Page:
For Immediate Release
Office of the Press Secretary
April 3, 2003
4:12 P.M. EST
THE PRESIDENT: It's my honor to welcome Tony Blair back to the
White House. We just had a wide-ranging discussion on a lot of
issues. I appreciate my friend's commitment to peace and security. I
appreciate his vision. I appreciate his willingness to lead. Most
importantly, I appreciate his understanding that after September the
11th, 2001, the world changed; that we face a common enemy --
terrorists willing to kill innocent lives; that we now recognize that
threats which gather in remote regions of the world must be dealt with
before others lose their lives.
Tony Blair is a friend. He's a friend of the American people, he's
a friend of mine. I trust his judgment and I appreciate his wisdom.
THE PRIME MINISTER: First of all, can I say how delighted I am to
be back in the White House and to see President Bush. And as he's just
described to you, we had an excellent discussion, covering all the key
issues of the day. And I would like to praise his leadership in the
world since September the 11th, particularly, on what I think are the
two key issues that face our world today -- which are issues of
international terrorism and weapons of mass destruction. And I think
both of those issues come together because they threaten the peace and
the order and the stability of the world.
And what is essential is that in every respect, in every way that
we can we mobilize international support and the international
community, in order to make sure that these twin threats that the world
faces are dealt with. And I have no doubt at all that we can deal with
them. But we should realize those two threats -- terrorism, weapons
of mass destruction -- are not different, they're linked. And
dealing with both of them is essential for the future peace and
security and prosperity of the world.
THE PRESIDENT: Fournier. Here's what we're going to do. I will
call upon a reporter. The Prime Minister will call upon a reporter.
And we'll do this three different times. Start with you.
Q Thank you, sir. First, quickly to the Prime Minister, did you
ask President Bush to secure a second U.N. resolution and to give the
inspectors more time? And, President Bush, the U.N. says -- the
U.N. inspectors say Saddam is not complying, you say Saddam is not
complying, why wait a matter of weeks? What's -- why hold up on the
THE PRESIDENT: First of all, you violated the two-question rule
-- as usual. He's had a bad habit of this. I'll start.
Saddam Hussein is not disarming. He is a danger to the world. He
must disarm. And that's why I have constantly said and the Prime
Minister has constantly said this issue will come to a head in a matter
of weeks, not months.
THE PRIME MINISTER: The whole point about the present situation is
that when President Bush made his speech to the United Nations, when we
went down the United Nations route, we passed Resolution 1441. And I
think it really repays reading that, because we said very clearly that
Saddam had what we said was a final opportunity to disarm, and that he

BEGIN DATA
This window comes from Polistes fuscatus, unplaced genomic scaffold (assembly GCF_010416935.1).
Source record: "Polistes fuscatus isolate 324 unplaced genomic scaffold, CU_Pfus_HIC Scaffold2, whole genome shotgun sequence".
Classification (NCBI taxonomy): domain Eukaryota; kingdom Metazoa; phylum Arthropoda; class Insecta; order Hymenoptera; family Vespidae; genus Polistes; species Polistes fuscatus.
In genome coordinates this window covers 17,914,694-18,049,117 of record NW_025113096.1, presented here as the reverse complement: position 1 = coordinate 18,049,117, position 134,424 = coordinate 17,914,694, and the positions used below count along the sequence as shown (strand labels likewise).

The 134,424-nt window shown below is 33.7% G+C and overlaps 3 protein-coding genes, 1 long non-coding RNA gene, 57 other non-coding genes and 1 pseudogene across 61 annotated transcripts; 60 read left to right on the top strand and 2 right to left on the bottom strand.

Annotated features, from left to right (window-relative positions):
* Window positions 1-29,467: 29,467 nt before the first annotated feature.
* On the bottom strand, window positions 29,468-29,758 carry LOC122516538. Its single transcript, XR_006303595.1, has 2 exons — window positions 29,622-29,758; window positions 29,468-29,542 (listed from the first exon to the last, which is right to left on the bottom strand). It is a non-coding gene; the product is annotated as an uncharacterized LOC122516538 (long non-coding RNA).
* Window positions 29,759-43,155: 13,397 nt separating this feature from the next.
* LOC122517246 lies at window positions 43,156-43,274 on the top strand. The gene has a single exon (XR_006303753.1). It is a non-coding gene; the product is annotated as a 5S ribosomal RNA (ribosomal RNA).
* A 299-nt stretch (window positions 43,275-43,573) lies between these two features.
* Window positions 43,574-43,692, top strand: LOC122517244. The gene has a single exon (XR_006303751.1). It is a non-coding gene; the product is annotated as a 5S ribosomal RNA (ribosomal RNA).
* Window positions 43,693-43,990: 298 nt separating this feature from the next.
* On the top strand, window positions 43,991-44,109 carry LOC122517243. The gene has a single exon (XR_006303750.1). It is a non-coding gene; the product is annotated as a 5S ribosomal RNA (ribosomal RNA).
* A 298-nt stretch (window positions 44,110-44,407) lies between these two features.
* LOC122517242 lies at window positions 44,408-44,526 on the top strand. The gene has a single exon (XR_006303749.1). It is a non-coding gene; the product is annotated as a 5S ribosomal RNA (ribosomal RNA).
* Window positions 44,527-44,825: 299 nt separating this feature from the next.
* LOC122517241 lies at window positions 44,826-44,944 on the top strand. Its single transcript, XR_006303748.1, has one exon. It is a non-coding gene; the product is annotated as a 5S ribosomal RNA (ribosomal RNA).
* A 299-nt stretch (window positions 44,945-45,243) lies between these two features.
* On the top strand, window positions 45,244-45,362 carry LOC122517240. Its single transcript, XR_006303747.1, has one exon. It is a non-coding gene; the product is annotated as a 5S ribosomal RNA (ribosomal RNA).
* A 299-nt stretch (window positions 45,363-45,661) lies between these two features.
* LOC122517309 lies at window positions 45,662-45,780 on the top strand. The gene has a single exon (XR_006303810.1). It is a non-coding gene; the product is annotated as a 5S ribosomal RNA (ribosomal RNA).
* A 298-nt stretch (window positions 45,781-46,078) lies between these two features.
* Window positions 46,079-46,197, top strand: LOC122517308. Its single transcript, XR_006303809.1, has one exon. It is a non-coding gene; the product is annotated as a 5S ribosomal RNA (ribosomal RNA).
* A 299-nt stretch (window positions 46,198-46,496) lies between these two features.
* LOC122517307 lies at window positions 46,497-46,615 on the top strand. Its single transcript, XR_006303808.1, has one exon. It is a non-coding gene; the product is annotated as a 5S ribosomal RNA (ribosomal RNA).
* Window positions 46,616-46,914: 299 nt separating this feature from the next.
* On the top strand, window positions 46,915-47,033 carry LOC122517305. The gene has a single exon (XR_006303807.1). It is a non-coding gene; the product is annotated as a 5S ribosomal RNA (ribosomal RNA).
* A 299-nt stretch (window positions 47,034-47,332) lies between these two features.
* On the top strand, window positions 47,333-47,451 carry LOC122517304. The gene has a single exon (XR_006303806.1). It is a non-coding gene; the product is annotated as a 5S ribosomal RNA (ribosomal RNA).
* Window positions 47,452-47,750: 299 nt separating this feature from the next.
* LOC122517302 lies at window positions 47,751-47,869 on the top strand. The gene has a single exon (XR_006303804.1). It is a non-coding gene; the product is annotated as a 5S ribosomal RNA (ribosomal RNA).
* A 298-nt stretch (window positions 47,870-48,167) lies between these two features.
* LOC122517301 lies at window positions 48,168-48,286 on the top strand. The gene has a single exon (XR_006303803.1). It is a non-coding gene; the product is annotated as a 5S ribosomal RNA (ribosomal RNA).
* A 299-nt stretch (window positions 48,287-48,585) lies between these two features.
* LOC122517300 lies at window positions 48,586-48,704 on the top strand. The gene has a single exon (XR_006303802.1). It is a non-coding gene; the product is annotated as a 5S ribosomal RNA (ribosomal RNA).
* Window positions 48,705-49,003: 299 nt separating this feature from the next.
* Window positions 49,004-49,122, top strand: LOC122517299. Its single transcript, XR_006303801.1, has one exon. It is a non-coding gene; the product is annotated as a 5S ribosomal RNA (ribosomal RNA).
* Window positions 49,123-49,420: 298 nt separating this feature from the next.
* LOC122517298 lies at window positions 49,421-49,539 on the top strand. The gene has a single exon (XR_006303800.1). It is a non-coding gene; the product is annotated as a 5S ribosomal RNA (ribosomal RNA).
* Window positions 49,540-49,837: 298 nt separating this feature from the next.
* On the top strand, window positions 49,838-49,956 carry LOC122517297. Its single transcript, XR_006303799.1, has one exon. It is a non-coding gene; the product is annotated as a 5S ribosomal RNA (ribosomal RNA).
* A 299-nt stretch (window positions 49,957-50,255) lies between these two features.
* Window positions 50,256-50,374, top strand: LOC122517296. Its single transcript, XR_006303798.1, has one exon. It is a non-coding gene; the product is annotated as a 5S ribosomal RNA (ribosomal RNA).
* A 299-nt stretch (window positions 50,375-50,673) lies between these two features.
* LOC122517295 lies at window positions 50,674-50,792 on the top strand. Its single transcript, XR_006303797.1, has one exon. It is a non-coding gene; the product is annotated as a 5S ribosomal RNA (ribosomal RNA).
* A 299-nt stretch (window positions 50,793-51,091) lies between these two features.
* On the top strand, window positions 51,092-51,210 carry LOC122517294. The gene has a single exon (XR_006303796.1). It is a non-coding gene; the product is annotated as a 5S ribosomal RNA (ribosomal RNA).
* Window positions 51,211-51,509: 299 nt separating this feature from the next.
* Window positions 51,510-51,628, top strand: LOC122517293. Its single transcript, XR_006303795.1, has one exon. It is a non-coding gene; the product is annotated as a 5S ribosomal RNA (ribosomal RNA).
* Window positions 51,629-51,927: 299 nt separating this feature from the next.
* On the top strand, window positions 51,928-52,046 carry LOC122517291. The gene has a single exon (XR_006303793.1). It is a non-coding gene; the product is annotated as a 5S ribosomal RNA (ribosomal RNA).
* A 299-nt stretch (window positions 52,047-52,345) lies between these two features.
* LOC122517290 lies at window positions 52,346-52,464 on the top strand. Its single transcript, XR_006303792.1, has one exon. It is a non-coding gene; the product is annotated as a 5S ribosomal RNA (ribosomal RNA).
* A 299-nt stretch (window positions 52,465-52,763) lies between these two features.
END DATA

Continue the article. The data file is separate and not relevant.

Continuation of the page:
had to cooperate fully in every respect with the U.N. weapons
As Dr. Blix said in his report to the Security Council earlier this
week, he's not doing that. And therefore, what is important is that
the international community comes together again and makes it
absolutely clear that this is unacceptable. And the reason why I
believe that it will do that is precisely because in the original
Resolution 1441, we made it clear that failure to disarm would lead to
So this is a test for the international community. It's not just a
test for the United States or for Britain. It's a test for the
international community, too. And the judgment has to be, at the
present time, that Saddam Hussein is not cooperating with the
inspectors, and therefore is in breach of the U.N. resolution. And
that's why time is running out.
Q A question for the President, if I may. What is the status, in
your view, of any second resolution? Is it something that you think
it's worth spending time and energy trying to assemble and, if so,
THE PRESIDENT: First, let me reiterate what I just said. This is
a matter of weeks, not months. Any attempt to drag the process on for
months will be resisted by the United States. And as I understand the
Prime Minister -- I'm loath to put words in his mouth -- but he's
also said weeks, not months.
Secondly, I want to remind you, I was the guy that went to the
United Nations in the first place. I said, why don't we come together
as a world to resolve this issue, once and for all. Why doesn't the
United Nations stand up as a body and show the world that it has got
the capacity to keep the peace.
So, first of all, in answer to one part of your question, this just
needs to be resolved quickly. Should the United Nations decide to pass
a second resolution, it would be welcomed if it is yet another signal
that we're intent upon disarming Saddam Hussein. But 1441 gives us the
authority to move without any second resolution. And Saddam Hussein
must understand that if he does not disarm, for the sake of peace, we,
along with others, will go disarm Saddam Hussein.
Q Thank you, sir. Mr. President, is Secretary Powell going to
provide the undeniable proof of Iraq's guilt that so many critics are
THE PRESIDENT: Well, all due in modesty, I thought I did a pretty
good job myself of making it clear that he's not disarming and why he
should disarm. Secretary Powell will make a strong case about the
danger of an armed Saddam Hussein. He will make it clear that Saddam
Hussein is fooling the world, or trying to fool the world. He will